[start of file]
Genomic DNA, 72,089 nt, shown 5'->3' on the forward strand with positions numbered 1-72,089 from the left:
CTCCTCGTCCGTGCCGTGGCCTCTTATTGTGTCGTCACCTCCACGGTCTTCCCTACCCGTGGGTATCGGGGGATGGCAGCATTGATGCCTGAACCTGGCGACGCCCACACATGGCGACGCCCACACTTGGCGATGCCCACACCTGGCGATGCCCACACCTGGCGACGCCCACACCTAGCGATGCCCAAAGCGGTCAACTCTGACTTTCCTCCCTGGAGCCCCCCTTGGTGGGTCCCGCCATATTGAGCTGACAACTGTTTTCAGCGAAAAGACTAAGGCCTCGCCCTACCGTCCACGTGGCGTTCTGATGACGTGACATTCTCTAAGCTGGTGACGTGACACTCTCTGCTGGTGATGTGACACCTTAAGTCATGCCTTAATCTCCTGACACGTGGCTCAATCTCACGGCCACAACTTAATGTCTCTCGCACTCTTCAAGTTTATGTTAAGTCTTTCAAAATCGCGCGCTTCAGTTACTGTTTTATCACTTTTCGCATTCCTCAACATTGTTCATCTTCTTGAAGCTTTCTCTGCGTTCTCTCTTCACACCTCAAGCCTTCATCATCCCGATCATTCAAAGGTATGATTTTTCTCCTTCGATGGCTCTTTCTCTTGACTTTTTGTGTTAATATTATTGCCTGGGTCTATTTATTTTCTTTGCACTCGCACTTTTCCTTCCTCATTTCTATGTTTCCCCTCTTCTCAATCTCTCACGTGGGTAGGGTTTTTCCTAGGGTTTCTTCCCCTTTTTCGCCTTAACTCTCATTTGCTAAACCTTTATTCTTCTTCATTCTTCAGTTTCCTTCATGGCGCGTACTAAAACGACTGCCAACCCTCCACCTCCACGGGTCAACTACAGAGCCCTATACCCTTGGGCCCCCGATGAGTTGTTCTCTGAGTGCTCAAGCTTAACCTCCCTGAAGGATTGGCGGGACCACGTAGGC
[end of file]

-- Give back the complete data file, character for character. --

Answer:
Genomic DNA, 72,089 nt, shown 5'->3' on the forward strand with positions numbered 1-72,089 from the left:
CTCCTCGTCCGTGCCGTGGCCTCTTATTGTGTCGTCACCTCCACGGTCTTCCCTACCCGTGGGTATCGGGGGATGGCAGCATTGATGCCTGAACCTGGCGACGCCCACACATGGCGACGCCCACACTTGGCGATGCCCACACCTGGCGATGCCCACACCTGGCGACGCCCACACCTAGCGATGCCCAAAGCGGTCAACTCTGACTTTCCTCCCTGGAGCCCCCCTTGGTGGGTCCCGCCATATTGAGCTGACAACTGTTTTCAGCGAAAAGACTAAGGCCTCGCCCTACCGTCCACGTGGCGTTCTGATGACGTGACATTCTCTAAGCTGGTGACGTGACACTCTCTGCTGGTGATGTGACACCTTAAGTCATGCCTTAATCTCCTGACACGTGGCTCAATCTCACGGCCACAACTTAATGTCTCTCGCACTCTTCAAGTTTATGTTAAGTCTTTCAAAATCGCGCGCTTCAGTTACTGTTTTATCACTTTTCGCATTCCTCAACATTGTTCATCTTCTTGAAGCTTTCTCTGCGTTCTCTCTTCACACCTCAAGCCTTCATCATCCCGATCATTCAAAGGTATGATTTTTCTCCTTCGATGGCTCTTTCTCTTGACTTTTTGTGTTAATATTATTGCCTGGGTCTATTTATTTTCTTTGCACTCGCACTTTTCCTTCCTCATTTCTATGTTTCCCCTCTTCTCAATCTCTCACGTGGGTAGGGTTTTTCCTAGGGTTTCTTCCCCTTTTTCGCCTTAACTCTCATTTGCTAAACCTTTATTCTTCTTCATTCTTCAGTTTCCTTCATGGCGCGTACTAAAACGACTGCCAACCCTCCACCTCCACGGGTCAACTACAGAGCCCTATACCCTTGGGCCCCCGATGAGTTGTTCTCTGAGTGCTCAAGCTTAACCTCCCTGAAGGATTGGCGGGACCACGTAGGC